Starting the year out right, realistically

By Lindsay Adams
Jan. 2, 2018 at 3:45 p.m.

Here we are at the beginning of a new year, a great time to reflect on aspects of our lives that we can improve. Many of you have probably already created your list of New Year's resolutions, and many of those lists likely include some type of health-related resolution.

All too often, the resolutions we create can set us up for failure. For example, we may want to lose 10 pounds per week or follow a very strict fad diet. In reality, these are not very attainable, sustainable or even healthy goals.

Here are some ideas for some great and reasonable goals to help create an overall more nutritious lifestyle.

Eat more fruits and veggies. Beyond all the fad diets and nutrition misinformation that abound, this is one common theme that never seems to go away, and that's because it is well founded. We know that increased intake of fruits and vegetables can help increase your intake of fiber, vitamins, minerals and phytochemicals. All of these nutrients and food components result in a number of health benefits, including improved digestion and decreased risk of medical conditions such as heart disease, high blood pressure, type 2 diabetes and cancer. Five to nine servings of fruit and vegetables are recommended per day. Are you meeting this recommendation? If not, this is a great goal for you.

Try new foods. Scan the grocery store for fruits and vegetables that you have never heard of and then Google the benefits. Try new types of grain such as quinoa, barley, buckwheat, oats, bran, corn, flaxseed, millet, rice, rye, sorghum and spelt. Search the food on the internet to get a new recipe to try. We so often get into a rut with the foods we eat and miss out on the different nutrients that a variety of foods can introduce into our diets.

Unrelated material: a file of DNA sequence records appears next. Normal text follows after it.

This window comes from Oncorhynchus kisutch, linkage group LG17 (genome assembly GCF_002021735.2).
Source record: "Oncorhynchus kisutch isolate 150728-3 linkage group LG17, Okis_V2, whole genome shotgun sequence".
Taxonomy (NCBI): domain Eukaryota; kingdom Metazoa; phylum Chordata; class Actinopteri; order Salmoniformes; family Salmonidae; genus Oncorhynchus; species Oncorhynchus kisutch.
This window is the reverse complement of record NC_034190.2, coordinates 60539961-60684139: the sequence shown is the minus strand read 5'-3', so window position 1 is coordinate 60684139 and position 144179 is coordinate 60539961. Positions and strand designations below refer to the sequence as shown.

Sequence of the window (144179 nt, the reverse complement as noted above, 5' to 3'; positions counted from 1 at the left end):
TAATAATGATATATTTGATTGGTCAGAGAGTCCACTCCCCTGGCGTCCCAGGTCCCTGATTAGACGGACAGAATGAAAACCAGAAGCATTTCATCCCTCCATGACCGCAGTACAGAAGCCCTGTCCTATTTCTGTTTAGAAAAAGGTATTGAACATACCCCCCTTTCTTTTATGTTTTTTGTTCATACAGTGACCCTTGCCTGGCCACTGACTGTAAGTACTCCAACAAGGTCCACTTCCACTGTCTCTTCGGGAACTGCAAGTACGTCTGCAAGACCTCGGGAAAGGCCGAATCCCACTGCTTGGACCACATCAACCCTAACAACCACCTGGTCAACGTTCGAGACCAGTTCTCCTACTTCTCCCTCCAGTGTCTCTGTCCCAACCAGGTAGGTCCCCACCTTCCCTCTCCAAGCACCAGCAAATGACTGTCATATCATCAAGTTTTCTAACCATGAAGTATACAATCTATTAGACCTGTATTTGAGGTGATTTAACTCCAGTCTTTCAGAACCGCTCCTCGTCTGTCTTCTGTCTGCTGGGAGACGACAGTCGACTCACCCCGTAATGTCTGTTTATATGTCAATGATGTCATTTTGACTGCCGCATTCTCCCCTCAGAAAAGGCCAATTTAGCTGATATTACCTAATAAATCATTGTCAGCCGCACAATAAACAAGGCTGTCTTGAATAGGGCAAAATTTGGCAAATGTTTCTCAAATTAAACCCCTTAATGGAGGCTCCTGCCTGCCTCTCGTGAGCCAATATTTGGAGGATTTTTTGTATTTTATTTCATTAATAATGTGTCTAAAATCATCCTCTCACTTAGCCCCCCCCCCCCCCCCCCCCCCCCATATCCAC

Eat at home more often. We never know what is added to our foods at restaurants. Not only does it save us from many unwanted ingredients, but it saves money, too.

Eat more meatless meals. A vegan diet tends to be very high in fiber and low in cholesterol and saturated fat and is associated with decreased risk for a number of diseases. Even if a full-time vegan diet is not feasible for you, start trying to remove animal products from several of your meals throughout the week. Include plant-based proteins, such as beans, legumes, nuts or soy products, to make a tasty vegan dish to expand your nutritional horizons.

Clean out your kitchen. Go through the fridge and the pantry to get rid of any old food items that may have been pushed to the back for a little too long. Then, get all your pots and pans organized, so when you go searching for your casserole dish, they don't all come crashing down. Our cooking space is a more pleasant place to work (and play) when it is clean and clutter-free.

When you are setting your New Year's resolutions, remember that sometimes it's the little ones that can result in big changes. Here's to a happy, healthy 2018!

Lindsay Adams is a registered dietitian with. Detar Healthcare Systems. Send questions or comments to dietitians@vicad.com.


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